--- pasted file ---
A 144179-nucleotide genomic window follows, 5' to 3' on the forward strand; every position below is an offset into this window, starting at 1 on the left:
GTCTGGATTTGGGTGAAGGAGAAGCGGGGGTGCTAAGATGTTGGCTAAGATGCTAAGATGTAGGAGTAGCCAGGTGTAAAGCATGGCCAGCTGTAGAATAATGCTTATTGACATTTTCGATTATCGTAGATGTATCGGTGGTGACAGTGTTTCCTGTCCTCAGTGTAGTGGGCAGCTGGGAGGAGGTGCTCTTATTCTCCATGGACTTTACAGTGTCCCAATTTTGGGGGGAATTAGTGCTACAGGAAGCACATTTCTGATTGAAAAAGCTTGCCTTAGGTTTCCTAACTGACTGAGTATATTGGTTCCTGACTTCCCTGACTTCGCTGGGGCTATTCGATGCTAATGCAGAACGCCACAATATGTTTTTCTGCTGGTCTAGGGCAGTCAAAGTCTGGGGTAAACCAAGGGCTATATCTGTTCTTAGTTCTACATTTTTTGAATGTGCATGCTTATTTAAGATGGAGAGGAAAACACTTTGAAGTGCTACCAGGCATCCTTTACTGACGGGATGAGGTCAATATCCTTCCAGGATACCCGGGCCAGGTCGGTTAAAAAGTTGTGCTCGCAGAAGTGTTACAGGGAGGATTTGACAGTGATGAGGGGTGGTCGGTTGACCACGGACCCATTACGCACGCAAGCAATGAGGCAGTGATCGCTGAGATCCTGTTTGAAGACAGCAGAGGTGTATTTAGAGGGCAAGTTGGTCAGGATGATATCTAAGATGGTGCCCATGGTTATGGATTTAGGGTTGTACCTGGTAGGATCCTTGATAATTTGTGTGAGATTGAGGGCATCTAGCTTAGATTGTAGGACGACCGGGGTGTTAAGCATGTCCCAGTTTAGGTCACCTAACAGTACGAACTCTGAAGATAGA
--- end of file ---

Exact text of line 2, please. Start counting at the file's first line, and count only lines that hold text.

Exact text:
GTCTGGATTTGGGTGAAGGAGAAGCGGGGGTGCTAAGATGTTGGCTAAGATGCTAAGATGTAGGAGTAGCCAGGTGTAAAGCATGGCCAGCTGTAGAATAATGCTTATTGACATTTTCGATTATCGTAGATGTATCGGTGGTGACAGTGTTTCCTGTCCTCAGTGTAGTGGGCAGCTGGGAGGAGGTGCTCTTATTCTCCATGGACTTTACAGTGTCCCAATTTTGGGGGGAATTAGTGCTACAGGAAGCACATTTCTGATTGAAAAAGCTTGCCTTAGGTTTCCTAACTGACTGAGTATATTGGTTCCTGACTTCCCTGACTTCGCTGGGGCTATTCGATGCTAATGCAGAACGCCACAATATGTTTTTCTGCTGGTCTAGGGCAGTCAAAGTCTGGGGTAAACCAAGGGCTATATCTGTTCTTAGTTCTACATTTTTTGAATGTGCATGCTTATTTAAGATGGAGAGGAAAACACTTTGAAGTGCTACCAGGCATCCTTTACTGACGGGATGAGGTCAATATCCTTCCAGGATACCCGGGCCAGGTCGGTTAAAAAGTTGTGCTCGCAGAAGTGTTACAGGGAGGATTTGACAGTGATGAGGGGTGGTCGGTTGACCACGGACCCATTACGCACGCAAGCAATGAGGCAGTGATCGCTGAGATCCTGTTTGAAGACAGCAGAGGTGTATTTAGAGGGCAAGTTGGTCAGGATGATATCTAAGATGGTGCCCATGGTTATGGATTTAGGGTTGTACCTGGTAGGATCCTTGATAATTTGTGTGAGATTGAGGGCATCTAGCTTAGATTGTAGGACGACCGGGGTGTTAAGCATGTCCCAGTTTAGGTCACCTAACAGTACGAACTCTGAAGATAGA